Fracas and focus are not mutually exclusive concepts. In purely linguistic terms, invoking the label "avant-garde" when addressing sound often calls to mind a melee-as-music scenario. The audible truth, however, is something else entirely. An artist's work can lean far to the left without falling off the comprehensibility scale, and drummer Mark Segger makes that argument with brevity and brio.
With twelve years of existence binding concepts and compadres, Segger's sextet operates like a well-oiled, though highly irregular machine. There is a fluid sense of operation in the music, but nobody could mistake the collective whole for an automaton. Absolutely nothing is predictable here. A listen to the title track, moving through thorny brambles and presenting Morse code-like machinations that alternately underpin Jim Lewis' trumpet and Peter Lutek's saxophone, makes that abundantly clear. Then there is the woozy draw of "Cluttertone News," a beautifully groggy, light yet jittery stroll enhanced by Tania Gill's melodica textures and bassist Rob Clutton's embrace of his instrument's full range of sound(s). Third up, "For The Bees" swings, jabs, rides angular pathways and delivers swarming suggestions. It's a number which delights in drawing lines as much as it does in the arrival of the resultant interstices.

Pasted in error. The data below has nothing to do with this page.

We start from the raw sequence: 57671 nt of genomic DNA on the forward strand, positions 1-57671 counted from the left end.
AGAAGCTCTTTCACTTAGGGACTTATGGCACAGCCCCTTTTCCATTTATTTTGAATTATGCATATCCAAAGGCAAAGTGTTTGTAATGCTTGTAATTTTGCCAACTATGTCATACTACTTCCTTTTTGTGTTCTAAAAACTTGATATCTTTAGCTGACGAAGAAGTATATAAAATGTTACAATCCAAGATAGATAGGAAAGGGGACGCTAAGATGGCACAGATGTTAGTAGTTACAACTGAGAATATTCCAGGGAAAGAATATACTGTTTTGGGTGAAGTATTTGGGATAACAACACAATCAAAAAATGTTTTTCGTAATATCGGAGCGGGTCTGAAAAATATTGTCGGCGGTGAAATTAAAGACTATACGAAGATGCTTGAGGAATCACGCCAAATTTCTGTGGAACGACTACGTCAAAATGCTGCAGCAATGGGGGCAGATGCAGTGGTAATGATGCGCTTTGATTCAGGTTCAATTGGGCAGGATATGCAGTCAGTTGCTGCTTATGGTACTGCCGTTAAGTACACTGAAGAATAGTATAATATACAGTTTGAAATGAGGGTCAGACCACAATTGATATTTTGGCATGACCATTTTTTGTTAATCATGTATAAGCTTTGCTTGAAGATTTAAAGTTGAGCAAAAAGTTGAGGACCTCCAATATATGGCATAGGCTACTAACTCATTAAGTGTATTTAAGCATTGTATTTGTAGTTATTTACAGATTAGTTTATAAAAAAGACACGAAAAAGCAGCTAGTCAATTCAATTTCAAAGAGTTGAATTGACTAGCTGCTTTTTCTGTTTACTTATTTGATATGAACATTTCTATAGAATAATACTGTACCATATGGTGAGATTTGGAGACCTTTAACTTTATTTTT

Pithy ideals and sprawling substancenot normal bedfellows, for surecontinue to factor into Segger's subsequent offerings. "#18," set off with a skulking bass-and-drums swing, enlivened by the quirky lockstep lines of the horns and given to shambolic showings before reforming, only clocks in at 3:15; the pinpoint call-and-response of the blankly-titled " .... " is over in less than half that time; and the bouncing and intermittently heavy "Slow Motion" lasts just a hair beyond two minutes. But Segger doesn't need a second more in any of those circumstancesor any othersto create completely viable worlds. The disturbing "One Note," built on the tension and stability surrounding a single pitch, and "Bassline," with Lewis, Lutek and trombonist Heather Saumer taking feisty turns (in a different order) over a punctuating and grooving rhythm section, each run longer than the rest of these performances. But that only amounts to a touch past five minutes in each case.
In all honesty, time on task should be no part of the discussion when analyzing art. But Segger makes an important point in showing us that concision can bolster creative music in considerable ways. Living in a world filled with run-on albums and gratuitous free blowing stands, it's rather fresh to hear somebody artfully merge structure and freedom in condensed fashion.
Lift Off; Cluttertone News; For The Bees; #18; ....; One Note; Slow Motion; Bassline.
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